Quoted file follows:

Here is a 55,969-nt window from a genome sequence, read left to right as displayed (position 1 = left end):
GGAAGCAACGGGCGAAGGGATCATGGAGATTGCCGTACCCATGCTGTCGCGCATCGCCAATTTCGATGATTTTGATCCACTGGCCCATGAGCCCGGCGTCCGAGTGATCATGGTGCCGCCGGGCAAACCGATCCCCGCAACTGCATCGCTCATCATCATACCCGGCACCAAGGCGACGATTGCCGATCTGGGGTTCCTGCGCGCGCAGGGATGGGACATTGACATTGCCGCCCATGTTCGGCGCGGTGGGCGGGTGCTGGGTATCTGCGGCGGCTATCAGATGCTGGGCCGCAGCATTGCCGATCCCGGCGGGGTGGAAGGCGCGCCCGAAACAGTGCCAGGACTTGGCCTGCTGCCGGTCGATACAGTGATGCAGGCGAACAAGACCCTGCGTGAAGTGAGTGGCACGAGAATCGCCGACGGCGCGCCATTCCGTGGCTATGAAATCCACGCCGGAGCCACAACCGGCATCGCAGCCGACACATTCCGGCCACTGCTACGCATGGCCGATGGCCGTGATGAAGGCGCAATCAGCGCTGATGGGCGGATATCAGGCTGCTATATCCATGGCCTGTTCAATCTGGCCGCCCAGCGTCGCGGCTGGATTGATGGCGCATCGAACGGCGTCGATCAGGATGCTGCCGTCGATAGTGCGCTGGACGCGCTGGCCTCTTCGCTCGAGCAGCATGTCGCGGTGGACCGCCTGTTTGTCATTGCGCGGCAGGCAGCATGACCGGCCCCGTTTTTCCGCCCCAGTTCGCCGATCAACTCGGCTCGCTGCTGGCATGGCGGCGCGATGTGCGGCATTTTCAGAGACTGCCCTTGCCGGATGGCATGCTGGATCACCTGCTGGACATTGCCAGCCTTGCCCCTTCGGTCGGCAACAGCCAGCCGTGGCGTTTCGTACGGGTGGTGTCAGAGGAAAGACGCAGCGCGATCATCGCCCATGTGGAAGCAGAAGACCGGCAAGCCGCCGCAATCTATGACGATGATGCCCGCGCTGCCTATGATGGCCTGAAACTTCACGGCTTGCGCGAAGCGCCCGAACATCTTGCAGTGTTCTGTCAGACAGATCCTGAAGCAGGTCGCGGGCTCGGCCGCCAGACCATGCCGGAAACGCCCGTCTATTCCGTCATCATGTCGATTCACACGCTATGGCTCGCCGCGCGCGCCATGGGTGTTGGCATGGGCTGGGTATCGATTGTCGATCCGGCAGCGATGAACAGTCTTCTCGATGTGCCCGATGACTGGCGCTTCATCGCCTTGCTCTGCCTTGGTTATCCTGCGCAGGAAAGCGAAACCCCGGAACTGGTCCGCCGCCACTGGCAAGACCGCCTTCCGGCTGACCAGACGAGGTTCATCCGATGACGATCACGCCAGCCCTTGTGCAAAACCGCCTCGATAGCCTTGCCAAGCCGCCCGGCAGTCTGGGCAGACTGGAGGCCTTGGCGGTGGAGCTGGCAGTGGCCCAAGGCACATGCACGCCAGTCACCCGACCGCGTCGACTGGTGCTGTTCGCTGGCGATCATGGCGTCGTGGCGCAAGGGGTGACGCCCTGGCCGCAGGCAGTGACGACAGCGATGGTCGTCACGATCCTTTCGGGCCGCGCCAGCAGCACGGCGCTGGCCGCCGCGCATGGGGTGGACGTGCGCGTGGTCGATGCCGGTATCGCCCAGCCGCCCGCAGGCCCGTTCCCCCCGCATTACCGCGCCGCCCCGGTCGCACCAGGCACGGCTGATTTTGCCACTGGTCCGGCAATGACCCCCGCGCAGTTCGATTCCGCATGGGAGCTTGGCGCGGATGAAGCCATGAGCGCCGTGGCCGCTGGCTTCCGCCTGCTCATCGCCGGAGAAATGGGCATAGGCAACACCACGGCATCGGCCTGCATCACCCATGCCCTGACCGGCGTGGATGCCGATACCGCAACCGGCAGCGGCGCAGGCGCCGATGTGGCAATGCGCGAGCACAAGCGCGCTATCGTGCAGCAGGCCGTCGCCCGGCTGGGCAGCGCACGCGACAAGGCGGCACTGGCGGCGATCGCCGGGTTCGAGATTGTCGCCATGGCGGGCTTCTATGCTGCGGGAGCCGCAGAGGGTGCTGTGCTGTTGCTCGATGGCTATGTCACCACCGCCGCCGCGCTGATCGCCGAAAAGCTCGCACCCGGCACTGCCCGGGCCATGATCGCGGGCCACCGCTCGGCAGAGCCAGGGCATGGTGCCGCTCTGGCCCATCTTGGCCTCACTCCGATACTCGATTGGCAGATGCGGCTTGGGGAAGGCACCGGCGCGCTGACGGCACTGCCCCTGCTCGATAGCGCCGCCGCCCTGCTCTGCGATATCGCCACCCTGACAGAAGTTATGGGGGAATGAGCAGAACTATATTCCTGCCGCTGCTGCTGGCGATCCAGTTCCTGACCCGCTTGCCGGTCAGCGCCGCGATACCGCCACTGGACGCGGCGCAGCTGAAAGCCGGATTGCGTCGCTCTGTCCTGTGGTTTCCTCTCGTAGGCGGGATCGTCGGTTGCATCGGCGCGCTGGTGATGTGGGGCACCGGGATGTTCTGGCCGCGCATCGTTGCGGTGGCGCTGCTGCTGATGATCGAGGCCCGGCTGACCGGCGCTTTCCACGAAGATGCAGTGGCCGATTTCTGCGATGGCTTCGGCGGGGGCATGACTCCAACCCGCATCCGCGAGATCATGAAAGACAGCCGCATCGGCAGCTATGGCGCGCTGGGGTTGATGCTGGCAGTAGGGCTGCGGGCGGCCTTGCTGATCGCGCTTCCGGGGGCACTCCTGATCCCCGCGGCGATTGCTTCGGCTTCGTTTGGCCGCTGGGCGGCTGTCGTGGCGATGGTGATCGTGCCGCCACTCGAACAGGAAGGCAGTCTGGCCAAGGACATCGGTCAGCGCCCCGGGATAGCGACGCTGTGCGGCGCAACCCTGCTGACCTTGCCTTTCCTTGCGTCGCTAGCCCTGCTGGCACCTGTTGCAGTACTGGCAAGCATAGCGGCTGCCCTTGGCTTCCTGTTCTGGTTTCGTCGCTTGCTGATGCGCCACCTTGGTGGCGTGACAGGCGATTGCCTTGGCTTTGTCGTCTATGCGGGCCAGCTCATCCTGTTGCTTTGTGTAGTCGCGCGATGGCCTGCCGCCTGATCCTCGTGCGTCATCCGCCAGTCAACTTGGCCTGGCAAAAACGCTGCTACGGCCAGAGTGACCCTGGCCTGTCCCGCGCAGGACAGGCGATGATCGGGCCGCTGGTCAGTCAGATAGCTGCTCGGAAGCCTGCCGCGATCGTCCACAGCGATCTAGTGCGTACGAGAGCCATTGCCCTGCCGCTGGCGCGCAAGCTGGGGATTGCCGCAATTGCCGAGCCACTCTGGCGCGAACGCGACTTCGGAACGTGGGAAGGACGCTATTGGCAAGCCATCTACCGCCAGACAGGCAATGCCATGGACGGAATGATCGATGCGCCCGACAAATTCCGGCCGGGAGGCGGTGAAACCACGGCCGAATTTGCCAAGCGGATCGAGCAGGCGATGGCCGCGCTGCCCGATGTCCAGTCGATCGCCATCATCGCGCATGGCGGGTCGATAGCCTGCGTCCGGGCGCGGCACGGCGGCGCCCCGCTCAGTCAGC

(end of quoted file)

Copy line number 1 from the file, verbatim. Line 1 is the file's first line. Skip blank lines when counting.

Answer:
Here is a 55,969-nt window from a genome sequence, read left to right as displayed (position 1 = left end):